In this setting, our findings regarding the safety of disopyramide initiated in the outpatient setting are of special importance. During the 5 years of the study period, disopyramide was started in 168 patients with no cardiac events occurring in the first 3 months of therapy. This safety profile remained high (no cardiac events) in the first 3 months after increase in disopyramide dose. The long‐term safety of disopyramide was also found to be high. Only 2 patients had cardiac events (syncope in both) during 225 patient‐years of treatment. This high safety profile is in concordance with previous publications demonstrating no increase in sudden cardiac death risk in HCM patients treated with higher mean doses (430–500 mg) of this drug.4, 9 Nevertheless, disopyramide does have significant electrophysiological effects. Evaluation of ECGs before and after disopyramide initiation demonstrated an increase in heart rate and PR and QRS intervals. Most important, the QTc interval was prolonged by a mean of 19 ms. To put this into perspective, drugs prolonging the QTc by 5 ms are associated with minimal risk of TdP.11 Those with an effect in the range of 5 to 20 ms (eg, moxifloxacin) are of uncertain significance, but some of these drugs have been associated with increased risk. Those with a larger effect are regarded as having a substantial likelihood of proarrhythmia. Thus, disopyramide's effect in HCM patients puts it on the border of the “dangerous drugs zone.” Interestingly, increasing the dose from 300 to 600 mg had very little effect on the mean QTc. This may actually be expected because disopyramide's QT‐prolonging effect is thought to be reversely dose dependent.13 It is hypothesized that with increased dose, the sodium‐channel–blocking effect of disopyramide increases, opposing its potassium channel blockade. Given that the block of the potassium current is responsible for prolongation of repolarization, QT interval, and triggering of TdP, lower doses of disopyramide may actually be more torsadogenic than higher ones.13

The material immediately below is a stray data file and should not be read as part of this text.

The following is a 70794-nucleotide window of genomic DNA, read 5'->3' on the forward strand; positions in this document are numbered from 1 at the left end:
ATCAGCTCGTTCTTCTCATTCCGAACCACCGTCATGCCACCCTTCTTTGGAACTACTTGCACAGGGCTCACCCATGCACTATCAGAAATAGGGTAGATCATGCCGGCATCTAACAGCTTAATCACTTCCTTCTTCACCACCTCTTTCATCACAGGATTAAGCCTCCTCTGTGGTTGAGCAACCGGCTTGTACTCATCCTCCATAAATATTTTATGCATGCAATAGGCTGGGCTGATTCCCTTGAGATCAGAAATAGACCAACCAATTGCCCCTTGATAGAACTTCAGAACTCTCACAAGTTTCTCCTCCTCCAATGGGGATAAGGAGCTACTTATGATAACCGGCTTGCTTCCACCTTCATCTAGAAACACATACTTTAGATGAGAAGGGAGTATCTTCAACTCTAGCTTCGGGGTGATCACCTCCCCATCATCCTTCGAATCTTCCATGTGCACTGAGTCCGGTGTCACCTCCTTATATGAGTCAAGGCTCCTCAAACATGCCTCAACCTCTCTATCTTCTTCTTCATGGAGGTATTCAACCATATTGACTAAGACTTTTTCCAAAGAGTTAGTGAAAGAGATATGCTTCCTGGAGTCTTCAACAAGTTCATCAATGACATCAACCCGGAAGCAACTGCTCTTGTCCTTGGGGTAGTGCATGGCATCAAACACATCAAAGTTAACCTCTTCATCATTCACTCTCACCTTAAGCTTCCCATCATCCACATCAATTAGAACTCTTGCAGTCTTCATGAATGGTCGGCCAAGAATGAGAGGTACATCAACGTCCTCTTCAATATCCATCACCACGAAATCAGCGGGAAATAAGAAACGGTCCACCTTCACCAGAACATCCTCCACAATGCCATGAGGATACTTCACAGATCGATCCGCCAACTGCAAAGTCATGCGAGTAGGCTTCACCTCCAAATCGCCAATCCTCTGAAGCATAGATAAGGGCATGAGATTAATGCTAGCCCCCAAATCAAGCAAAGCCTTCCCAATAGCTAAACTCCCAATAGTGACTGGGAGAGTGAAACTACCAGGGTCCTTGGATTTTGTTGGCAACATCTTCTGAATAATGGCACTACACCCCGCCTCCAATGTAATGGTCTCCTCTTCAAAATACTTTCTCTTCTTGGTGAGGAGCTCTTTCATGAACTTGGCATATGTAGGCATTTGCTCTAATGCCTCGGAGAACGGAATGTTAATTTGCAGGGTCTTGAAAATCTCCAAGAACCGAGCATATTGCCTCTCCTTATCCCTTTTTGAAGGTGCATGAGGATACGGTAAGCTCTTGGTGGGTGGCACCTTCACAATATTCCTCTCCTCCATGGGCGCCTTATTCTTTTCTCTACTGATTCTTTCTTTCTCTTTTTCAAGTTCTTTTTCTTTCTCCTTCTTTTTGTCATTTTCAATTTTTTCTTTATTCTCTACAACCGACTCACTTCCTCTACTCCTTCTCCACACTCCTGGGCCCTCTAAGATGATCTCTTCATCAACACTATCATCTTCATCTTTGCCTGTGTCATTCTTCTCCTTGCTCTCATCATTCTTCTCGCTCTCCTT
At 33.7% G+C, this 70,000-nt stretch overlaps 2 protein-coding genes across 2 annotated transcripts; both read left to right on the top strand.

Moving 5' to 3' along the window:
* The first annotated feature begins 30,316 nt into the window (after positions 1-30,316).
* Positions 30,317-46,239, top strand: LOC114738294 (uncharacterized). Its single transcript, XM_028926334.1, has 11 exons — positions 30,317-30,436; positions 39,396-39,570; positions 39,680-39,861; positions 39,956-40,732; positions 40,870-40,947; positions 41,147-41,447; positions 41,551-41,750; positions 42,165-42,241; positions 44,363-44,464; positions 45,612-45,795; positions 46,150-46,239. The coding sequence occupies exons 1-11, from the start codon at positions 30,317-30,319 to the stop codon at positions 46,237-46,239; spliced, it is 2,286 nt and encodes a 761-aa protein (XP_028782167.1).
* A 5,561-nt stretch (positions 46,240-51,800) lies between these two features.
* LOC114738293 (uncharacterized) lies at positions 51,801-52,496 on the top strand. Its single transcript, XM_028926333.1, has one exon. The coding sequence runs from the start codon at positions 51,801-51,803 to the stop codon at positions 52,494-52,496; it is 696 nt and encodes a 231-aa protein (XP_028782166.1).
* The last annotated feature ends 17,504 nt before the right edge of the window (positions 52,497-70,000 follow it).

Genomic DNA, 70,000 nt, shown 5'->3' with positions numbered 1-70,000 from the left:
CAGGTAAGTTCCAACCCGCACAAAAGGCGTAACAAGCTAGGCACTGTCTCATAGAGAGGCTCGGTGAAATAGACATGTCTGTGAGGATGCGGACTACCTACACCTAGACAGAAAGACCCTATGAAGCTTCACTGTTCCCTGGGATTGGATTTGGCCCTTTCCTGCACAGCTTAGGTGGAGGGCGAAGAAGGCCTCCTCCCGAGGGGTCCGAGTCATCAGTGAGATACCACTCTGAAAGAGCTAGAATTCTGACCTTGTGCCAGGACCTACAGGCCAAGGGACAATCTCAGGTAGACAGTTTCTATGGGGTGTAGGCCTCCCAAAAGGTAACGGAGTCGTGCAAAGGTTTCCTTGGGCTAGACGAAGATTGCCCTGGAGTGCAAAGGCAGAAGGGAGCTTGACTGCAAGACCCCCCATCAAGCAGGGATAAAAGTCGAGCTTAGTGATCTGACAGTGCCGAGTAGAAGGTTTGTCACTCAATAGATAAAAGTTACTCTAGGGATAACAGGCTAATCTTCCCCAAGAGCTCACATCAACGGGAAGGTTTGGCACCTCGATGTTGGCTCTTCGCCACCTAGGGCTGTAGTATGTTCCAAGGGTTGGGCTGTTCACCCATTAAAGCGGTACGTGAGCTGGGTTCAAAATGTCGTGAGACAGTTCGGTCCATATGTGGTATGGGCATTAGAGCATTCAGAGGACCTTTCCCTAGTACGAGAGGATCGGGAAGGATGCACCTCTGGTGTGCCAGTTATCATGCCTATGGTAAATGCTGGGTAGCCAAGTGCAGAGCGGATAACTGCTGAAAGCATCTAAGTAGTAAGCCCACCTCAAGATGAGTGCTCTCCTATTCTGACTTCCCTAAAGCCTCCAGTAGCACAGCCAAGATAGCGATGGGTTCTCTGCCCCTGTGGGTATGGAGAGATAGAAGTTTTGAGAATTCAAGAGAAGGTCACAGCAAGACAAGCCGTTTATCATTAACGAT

The US Food and Drug Administration drug information package regarding disopyramide includes the following sentence: “Initiation of Disopyramide treatment, as with other antiarrhythmic agents used to treat life‐threatening arrhythmias, should be carried out in the hospital” (https://www.drugs.com/pro/disopyramide.html). Nevertheless, HCM patients are a unique group and their indication for disopyramide is not antiarrhythmic. Therefore, the requirement for initiation of therapy with disopyramide during hospitalization is not directly pertinent and applicable for this patient population. The main reason for initiation of disopyramide in the hospital setting is to evaluate its effect on the QT interval and monitor for development of arrhythmias, mainly TdP. The rationale behind such a recommendation stems from 2 main points: (1) Excessive prolongation of the QT interval can be diagnosed and the drug discontinued if required, and (2) most arrhythmias occur in the first few days of drug therapy. Our study suggests that both of these points can, with appropriate precautions, be addressed without the need for hospital monitoring.